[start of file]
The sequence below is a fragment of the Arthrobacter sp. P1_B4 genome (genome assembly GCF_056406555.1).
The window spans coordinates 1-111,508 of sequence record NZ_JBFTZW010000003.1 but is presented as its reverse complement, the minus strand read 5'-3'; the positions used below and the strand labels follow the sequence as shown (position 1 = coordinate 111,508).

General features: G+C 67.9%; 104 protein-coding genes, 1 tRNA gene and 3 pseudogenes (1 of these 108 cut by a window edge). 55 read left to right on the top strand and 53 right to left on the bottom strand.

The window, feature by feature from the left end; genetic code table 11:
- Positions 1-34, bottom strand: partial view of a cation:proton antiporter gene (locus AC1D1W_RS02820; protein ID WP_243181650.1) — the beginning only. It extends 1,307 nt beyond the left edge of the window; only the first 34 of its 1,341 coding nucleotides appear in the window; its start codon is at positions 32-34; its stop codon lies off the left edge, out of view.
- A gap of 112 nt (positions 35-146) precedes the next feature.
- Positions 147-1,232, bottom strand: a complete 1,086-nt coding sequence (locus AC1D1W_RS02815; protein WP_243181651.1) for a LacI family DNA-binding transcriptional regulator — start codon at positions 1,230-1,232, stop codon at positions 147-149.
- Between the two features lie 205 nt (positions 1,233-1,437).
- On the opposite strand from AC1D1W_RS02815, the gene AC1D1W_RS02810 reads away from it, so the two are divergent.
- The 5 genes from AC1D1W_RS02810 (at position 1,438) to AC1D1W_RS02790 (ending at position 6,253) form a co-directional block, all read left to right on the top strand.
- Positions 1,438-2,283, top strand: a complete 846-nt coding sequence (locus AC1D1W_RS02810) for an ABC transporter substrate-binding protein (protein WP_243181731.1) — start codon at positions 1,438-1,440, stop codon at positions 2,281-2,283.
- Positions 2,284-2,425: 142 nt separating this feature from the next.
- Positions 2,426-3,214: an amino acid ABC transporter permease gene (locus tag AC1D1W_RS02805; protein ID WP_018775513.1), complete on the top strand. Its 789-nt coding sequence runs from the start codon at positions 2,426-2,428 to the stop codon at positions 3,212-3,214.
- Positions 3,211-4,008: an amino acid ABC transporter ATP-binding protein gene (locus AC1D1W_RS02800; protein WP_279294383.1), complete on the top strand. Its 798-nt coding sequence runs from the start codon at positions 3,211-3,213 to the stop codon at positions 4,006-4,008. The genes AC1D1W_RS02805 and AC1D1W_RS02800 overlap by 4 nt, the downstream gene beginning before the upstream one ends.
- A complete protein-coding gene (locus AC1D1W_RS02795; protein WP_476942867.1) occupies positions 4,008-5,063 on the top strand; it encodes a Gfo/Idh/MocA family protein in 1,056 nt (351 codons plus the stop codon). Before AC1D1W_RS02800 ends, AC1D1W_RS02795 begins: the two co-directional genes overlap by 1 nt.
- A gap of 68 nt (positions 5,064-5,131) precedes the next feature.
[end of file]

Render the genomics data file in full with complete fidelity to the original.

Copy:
The sequence below is a fragment of the Arthrobacter sp. P1_B4 genome (genome assembly GCF_056406555.1).
The window spans coordinates 1-111,508 of sequence record NZ_JBFTZW010000003.1 but is presented as its reverse complement, the minus strand read 5'-3'; the positions used below and the strand labels follow the sequence as shown (position 1 = coordinate 111,508).

General features: G+C 67.9%; 104 protein-coding genes, 1 tRNA gene and 3 pseudogenes (1 of these 108 cut by a window edge). 55 read left to right on the top strand and 53 right to left on the bottom strand.

The window, feature by feature from the left end; genetic code table 11:
- Positions 1-34, bottom strand: partial view of a cation:proton antiporter gene (locus AC1D1W_RS02820; protein ID WP_243181650.1) — the beginning only. It extends 1,307 nt beyond the left edge of the window; only the first 34 of its 1,341 coding nucleotides appear in the window; its start codon is at positions 32-34; its stop codon lies off the left edge, out of view.
- A gap of 112 nt (positions 35-146) precedes the next feature.
- Positions 147-1,232, bottom strand: a complete 1,086-nt coding sequence (locus AC1D1W_RS02815; protein WP_243181651.1) for a LacI family DNA-binding transcriptional regulator — start codon at positions 1,230-1,232, stop codon at positions 147-149.
- Between the two features lie 205 nt (positions 1,233-1,437).
- On the opposite strand from AC1D1W_RS02815, the gene AC1D1W_RS02810 reads away from it, so the two are divergent.
- The 5 genes from AC1D1W_RS02810 (at position 1,438) to AC1D1W_RS02790 (ending at position 6,253) form a co-directional block, all read left to right on the top strand.
- Positions 1,438-2,283, top strand: a complete 846-nt coding sequence (locus AC1D1W_RS02810) for an ABC transporter substrate-binding protein (protein WP_243181731.1) — start codon at positions 1,438-1,440, stop codon at positions 2,281-2,283.
- Positions 2,284-2,425: 142 nt separating this feature from the next.
- Positions 2,426-3,214: an amino acid ABC transporter permease gene (locus tag AC1D1W_RS02805; protein ID WP_018775513.1), complete on the top strand. Its 789-nt coding sequence runs from the start codon at positions 2,426-2,428 to the stop codon at positions 3,212-3,214.
- Positions 3,211-4,008: an amino acid ABC transporter ATP-binding protein gene (locus AC1D1W_RS02800; protein WP_279294383.1), complete on the top strand. Its 798-nt coding sequence runs from the start codon at positions 3,211-3,213 to the stop codon at positions 4,006-4,008. The genes AC1D1W_RS02805 and AC1D1W_RS02800 overlap by 4 nt, the downstream gene beginning before the upstream one ends.
- A complete protein-coding gene (locus AC1D1W_RS02795; protein WP_476942867.1) occupies positions 4,008-5,063 on the top strand; it encodes a Gfo/Idh/MocA family protein in 1,056 nt (351 codons plus the stop codon). Before AC1D1W_RS02800 ends, AC1D1W_RS02795 begins: the two co-directional genes overlap by 1 nt.
- A gap of 68 nt (positions 5,064-5,131) precedes the next feature.